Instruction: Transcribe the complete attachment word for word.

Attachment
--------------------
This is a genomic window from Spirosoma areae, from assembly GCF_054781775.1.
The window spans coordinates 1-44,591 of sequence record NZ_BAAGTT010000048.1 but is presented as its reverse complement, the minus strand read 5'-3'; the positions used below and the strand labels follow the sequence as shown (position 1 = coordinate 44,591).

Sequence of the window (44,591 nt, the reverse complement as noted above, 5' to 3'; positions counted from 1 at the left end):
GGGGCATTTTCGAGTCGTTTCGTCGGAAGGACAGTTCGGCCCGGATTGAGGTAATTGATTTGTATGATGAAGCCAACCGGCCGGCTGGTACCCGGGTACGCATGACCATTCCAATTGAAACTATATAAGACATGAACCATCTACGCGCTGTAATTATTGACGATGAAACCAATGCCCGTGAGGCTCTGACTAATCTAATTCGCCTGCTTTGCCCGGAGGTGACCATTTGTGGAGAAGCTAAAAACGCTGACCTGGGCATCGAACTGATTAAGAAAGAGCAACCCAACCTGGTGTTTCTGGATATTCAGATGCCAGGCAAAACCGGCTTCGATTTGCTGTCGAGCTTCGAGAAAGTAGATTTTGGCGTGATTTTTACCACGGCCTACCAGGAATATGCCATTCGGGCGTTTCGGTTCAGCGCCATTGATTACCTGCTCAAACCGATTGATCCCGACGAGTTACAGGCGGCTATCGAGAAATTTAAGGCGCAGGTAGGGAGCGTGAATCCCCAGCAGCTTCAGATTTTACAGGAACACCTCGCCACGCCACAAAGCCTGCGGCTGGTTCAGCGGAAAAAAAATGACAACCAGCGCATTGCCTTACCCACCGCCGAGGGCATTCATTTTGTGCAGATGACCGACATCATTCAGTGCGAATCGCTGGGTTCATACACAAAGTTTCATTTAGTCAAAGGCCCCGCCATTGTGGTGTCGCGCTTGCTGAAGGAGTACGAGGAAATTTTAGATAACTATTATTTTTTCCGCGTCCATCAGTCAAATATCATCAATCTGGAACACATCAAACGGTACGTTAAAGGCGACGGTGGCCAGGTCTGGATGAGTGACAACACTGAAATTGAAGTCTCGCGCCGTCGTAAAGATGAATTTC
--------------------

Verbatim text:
This is a genomic window from Spirosoma areae, from assembly GCF_054781775.1.
The window spans coordinates 1-44,591 of sequence record NZ_BAAGTT010000048.1 but is presented as its reverse complement, the minus strand read 5'-3'; the positions used below and the strand labels follow the sequence as shown (position 1 = coordinate 44,591).

Sequence of the window (44,591 nt, the reverse complement as noted above, 5' to 3'; positions counted from 1 at the left end):
GGGGCATTTTCGAGTCGTTTCGTCGGAAGGACAGTTCGGCCCGGATTGAGGTAATTGATTTGTATGATGAAGCCAACCGGCCGGCTGGTACCCGGGTACGCATGACCATTCCAATTGAAACTATATAAGACATGAACCATCTACGCGCTGTAATTATTGACGATGAAACCAATGCCCGTGAGGCTCTGACTAATCTAATTCGCCTGCTTTGCCCGGAGGTGACCATTTGTGGAGAAGCTAAAAACGCTGACCTGGGCATCGAACTGATTAAGAAAGAGCAACCCAACCTGGTGTTTCTGGATATTCAGATGCCAGGCAAAACCGGCTTCGATTTGCTGTCGAGCTTCGAGAAAGTAGATTTTGGCGTGATTTTTACCACGGCCTACCAGGAATATGCCATTCGGGCGTTTCGGTTCAGCGCCATTGATTACCTGCTCAAACCGATTGATCCCGACGAGTTACAGGCGGCTATCGAGAAATTTAAGGCGCAGGTAGGGAGCGTGAATCCCCAGCAGCTTCAGATTTTACAGGAACACCTCGCCACGCCACAAAGCCTGCGGCTGGTTCAGCGGAAAAAAAATGACAACCAGCGCATTGCCTTACCCACCGCCGAGGGCATTCATTTTGTGCAGATGACCGACATCATTCAGTGCGAATCGCTGGGTTCATACACAAAGTTTCATTTAGTCAAAGGCCCCGCCATTGTGGTGTCGCGCTTGCTGAAGGAGTACGAGGAAATTTTAGATAACTATTATTTTTTCCGCGTCCATCAGTCAAATATCATCAATCTGGAACACATCAAACGGTACGTTAAAGGCGACGGTGGCCAGGTCTGGATGAGTGACAACACTGAAATTGAAGTCTCGCGCCGTCGTAAAGATGAATTTC